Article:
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Abel's proof : an essay on the sources and meaning of mathematical unsolvability

By: Pesic, Peter (Tutor and Musician in Residence, St. John's College)

Part of the The MIT Press series
0262661829 / 9780262661829
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21 cm 224 p. : ill.
general  Learn More research & professional academic/professional/technical
Reprint. Originally published: 2003.

In 1824 a young Norwegian named Niels Henrik Abel proved conclusively that algebraic equations of the fifth order are not solvable in radicals.

In this book Peter Pesic shows what an important event this was in the history of thought.

He also presents it as a remarkable human story. Abel was twenty-one when he self-published his proof, and he died five years later, poor and depressed, just before the proof started to receive wide acclaim.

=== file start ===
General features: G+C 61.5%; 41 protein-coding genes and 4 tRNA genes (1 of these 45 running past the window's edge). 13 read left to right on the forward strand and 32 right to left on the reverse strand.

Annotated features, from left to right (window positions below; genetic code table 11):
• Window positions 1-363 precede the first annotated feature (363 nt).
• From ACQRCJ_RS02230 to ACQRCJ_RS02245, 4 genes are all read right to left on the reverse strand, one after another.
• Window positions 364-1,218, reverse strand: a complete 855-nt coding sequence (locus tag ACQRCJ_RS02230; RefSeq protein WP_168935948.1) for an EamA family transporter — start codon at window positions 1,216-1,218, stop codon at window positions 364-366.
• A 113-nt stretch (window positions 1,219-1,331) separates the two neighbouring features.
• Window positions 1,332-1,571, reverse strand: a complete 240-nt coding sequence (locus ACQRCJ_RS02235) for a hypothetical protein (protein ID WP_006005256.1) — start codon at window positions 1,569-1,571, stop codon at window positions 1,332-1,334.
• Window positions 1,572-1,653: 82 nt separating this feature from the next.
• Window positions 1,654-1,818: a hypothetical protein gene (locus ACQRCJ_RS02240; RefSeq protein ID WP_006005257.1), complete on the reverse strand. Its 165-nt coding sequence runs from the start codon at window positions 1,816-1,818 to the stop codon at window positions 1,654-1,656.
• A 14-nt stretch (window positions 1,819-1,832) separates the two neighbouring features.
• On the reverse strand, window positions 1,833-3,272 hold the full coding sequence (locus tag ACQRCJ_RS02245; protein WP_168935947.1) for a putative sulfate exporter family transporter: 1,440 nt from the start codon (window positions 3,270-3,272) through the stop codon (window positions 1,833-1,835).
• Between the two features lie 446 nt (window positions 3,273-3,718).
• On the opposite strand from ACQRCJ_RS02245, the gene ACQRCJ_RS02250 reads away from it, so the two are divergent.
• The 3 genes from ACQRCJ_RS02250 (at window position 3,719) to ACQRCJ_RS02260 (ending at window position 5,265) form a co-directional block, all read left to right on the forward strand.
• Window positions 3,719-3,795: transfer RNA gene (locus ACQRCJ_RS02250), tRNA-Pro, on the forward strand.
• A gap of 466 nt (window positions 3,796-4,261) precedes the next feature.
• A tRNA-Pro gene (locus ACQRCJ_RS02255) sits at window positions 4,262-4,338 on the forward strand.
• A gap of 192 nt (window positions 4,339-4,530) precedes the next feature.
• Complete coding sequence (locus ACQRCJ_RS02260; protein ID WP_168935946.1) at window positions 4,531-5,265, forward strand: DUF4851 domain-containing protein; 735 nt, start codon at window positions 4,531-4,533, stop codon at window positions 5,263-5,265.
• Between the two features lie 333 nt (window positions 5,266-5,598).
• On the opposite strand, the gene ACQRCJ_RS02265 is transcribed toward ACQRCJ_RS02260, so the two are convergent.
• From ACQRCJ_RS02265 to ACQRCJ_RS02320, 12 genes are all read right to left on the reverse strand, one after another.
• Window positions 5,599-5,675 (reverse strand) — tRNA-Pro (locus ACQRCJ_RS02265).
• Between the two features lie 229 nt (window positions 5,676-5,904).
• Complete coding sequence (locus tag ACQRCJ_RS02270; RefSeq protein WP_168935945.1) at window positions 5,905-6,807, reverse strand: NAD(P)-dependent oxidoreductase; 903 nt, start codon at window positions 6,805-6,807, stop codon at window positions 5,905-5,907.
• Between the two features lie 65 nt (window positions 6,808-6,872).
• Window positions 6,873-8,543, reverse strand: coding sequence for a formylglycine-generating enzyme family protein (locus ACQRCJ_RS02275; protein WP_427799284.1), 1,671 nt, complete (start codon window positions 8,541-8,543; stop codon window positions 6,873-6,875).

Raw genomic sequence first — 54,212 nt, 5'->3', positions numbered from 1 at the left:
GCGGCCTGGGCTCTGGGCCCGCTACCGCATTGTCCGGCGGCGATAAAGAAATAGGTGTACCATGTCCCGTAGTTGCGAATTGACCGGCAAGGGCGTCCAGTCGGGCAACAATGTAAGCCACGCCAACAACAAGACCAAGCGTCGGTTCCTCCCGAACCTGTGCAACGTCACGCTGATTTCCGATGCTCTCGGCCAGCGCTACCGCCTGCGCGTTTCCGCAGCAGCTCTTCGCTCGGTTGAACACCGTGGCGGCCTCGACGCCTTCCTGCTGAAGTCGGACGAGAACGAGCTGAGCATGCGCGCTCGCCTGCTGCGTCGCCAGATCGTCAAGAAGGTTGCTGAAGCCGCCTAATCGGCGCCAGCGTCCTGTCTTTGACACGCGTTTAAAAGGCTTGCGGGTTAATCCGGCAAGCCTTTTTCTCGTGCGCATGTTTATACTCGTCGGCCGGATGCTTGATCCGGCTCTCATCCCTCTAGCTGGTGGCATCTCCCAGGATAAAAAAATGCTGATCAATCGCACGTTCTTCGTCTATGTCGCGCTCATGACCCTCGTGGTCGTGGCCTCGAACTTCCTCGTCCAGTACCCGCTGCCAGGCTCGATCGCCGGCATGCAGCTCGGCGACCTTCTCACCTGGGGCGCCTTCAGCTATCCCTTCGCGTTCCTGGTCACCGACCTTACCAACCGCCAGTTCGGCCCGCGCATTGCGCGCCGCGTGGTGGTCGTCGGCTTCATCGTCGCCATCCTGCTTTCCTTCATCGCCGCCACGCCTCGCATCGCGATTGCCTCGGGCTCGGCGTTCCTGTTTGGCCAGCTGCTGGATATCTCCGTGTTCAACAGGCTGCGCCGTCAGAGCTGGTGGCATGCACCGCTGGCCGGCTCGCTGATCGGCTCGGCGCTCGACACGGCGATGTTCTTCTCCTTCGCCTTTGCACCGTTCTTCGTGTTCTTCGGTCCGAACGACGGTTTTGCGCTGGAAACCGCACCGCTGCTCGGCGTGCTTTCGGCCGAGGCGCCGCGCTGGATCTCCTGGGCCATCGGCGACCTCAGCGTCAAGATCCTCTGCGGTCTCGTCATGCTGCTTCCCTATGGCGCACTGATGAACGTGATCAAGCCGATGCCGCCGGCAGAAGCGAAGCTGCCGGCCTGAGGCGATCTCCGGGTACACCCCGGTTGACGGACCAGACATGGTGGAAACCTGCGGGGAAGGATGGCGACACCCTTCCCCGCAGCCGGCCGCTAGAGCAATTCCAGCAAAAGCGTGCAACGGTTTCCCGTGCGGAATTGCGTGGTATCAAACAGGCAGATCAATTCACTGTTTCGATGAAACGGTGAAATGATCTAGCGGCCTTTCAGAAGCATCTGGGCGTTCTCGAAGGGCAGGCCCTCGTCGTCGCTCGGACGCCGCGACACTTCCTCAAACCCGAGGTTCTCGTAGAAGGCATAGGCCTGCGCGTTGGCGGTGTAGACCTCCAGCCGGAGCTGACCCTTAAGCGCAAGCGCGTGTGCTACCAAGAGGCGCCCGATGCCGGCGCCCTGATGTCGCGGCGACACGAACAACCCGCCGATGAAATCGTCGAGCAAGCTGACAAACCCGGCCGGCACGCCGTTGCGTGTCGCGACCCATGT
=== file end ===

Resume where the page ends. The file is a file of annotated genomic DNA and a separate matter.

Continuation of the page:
Abel's attempts to reach out to the mathematical elite of the day had been spurned, and he was unable to find a position that would allow him to work in peace and marry his fiancee.But Pesic's story begins long before Abel and continues to the present day, for Abel's proof changed how we think about mathematics and its relation to the "real" world.

Starting with the Greeks, who invented the idea of mathematical proof, Pesic shows how mathematics found its sources in the real world (the shapes of things, the accounting needs of merchants) and then reached beyond those sources toward something more universal.

The Pythagoreans' attempts to deal with irrational numbers foreshadowed the slow emergence of abstract mathematics.


PBX History of mathematics

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